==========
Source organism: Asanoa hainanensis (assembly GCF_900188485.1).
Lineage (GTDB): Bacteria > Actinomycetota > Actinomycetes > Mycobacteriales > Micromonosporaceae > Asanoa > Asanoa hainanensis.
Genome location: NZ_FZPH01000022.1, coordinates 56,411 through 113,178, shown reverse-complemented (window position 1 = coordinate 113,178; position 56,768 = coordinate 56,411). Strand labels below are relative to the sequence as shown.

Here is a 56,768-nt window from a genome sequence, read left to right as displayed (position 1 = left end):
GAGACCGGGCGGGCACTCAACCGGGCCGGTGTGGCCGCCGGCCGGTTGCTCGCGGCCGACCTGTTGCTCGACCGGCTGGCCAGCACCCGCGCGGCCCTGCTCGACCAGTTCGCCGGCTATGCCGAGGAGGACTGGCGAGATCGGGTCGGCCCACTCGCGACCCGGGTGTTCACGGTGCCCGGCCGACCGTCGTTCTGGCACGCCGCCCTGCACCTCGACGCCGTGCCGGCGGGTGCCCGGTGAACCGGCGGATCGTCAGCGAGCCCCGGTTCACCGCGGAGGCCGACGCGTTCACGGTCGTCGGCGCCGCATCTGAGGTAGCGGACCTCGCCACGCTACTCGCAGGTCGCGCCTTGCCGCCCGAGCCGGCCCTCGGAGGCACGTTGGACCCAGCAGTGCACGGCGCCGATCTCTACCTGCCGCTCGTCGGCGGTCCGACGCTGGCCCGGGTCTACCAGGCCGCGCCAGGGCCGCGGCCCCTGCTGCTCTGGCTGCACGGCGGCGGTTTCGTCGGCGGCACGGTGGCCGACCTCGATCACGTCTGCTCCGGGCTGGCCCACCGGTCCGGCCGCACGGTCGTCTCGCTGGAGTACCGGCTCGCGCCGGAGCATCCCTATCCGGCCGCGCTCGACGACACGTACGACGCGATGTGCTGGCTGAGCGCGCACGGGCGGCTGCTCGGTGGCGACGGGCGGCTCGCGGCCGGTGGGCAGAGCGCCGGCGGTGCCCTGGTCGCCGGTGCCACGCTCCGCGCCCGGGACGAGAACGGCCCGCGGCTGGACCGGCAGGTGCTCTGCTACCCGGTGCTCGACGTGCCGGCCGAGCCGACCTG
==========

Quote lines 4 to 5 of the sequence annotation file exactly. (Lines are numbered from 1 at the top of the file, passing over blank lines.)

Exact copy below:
Here is a 56,768-nt window from a genome sequence, read left to right as displayed (position 1 = left end):
GAGACCGGGCGGGCACTCAACCGGGCCGGTGTGGCCGCCGGCCGGTTGCTCGCGGCCGACCTGTTGCTCGACCGGCTGGCCAGCACCCGCGCGGCCCTGCTCGACCAGTTCGCCGGCTATGCCGAGGAGGACTGGCGAGATCGGGTCGGCCCACTCGCGACCCGGGTGTTCACGGTGCCCGGCCGACCGTCGTTCTGGCACGCCGCCCTGCACCTCGACGCCGTGCCGGCGGGTGCCCGGTGAACCGGCGGATCGTCAGCGAGCCCCGGTTCACCGCGGAGGCCGACGCGTTCACGGTCGTCGGCGCCGCATCTGAGGTAGCGGACCTCGCCACGCTACTCGCAGGTCGCGCCTTGCCGCCCGAGCCGGCCCTCGGAGGCACGTTGGACCCAGCAGTGCACGGCGCCGATCTCTACCTGCCGCTCGTCGGCGGTCCGACGCTGGCCCGGGTCTACCAGGCCGCGCCAGGGCCGCGGCCCCTGCTGCTCTGGCTGCACGGCGGCGGTTTCGTCGGCGGCACGGTGGCCGACCTCGATCACGTCTGCTCCGGGCTGGCCCACCGGTCCGGCCGCACGGTCGTCTCGCTGGAGTACCGGCTCGCGCCGGAGCATCCCTATCCGGCCGCGCTCGACGACACGTACGACGCGATGTGCTGGCTGAGCGCGCACGGGCGGCTGCTCGGTGGCGACGGGCGGCTCGCGGCCGGTGGGCAGAGCGCCGGCGGTGCCCTGGTCGCCGGTGCCACGCTCCGCGCCCGGGACGAGAACGGCCCGCGGCTGGACCGGCAGGTGCTCTGCTACCCGGTGCTCGACGTGCCGGCCGAGCCGACCTG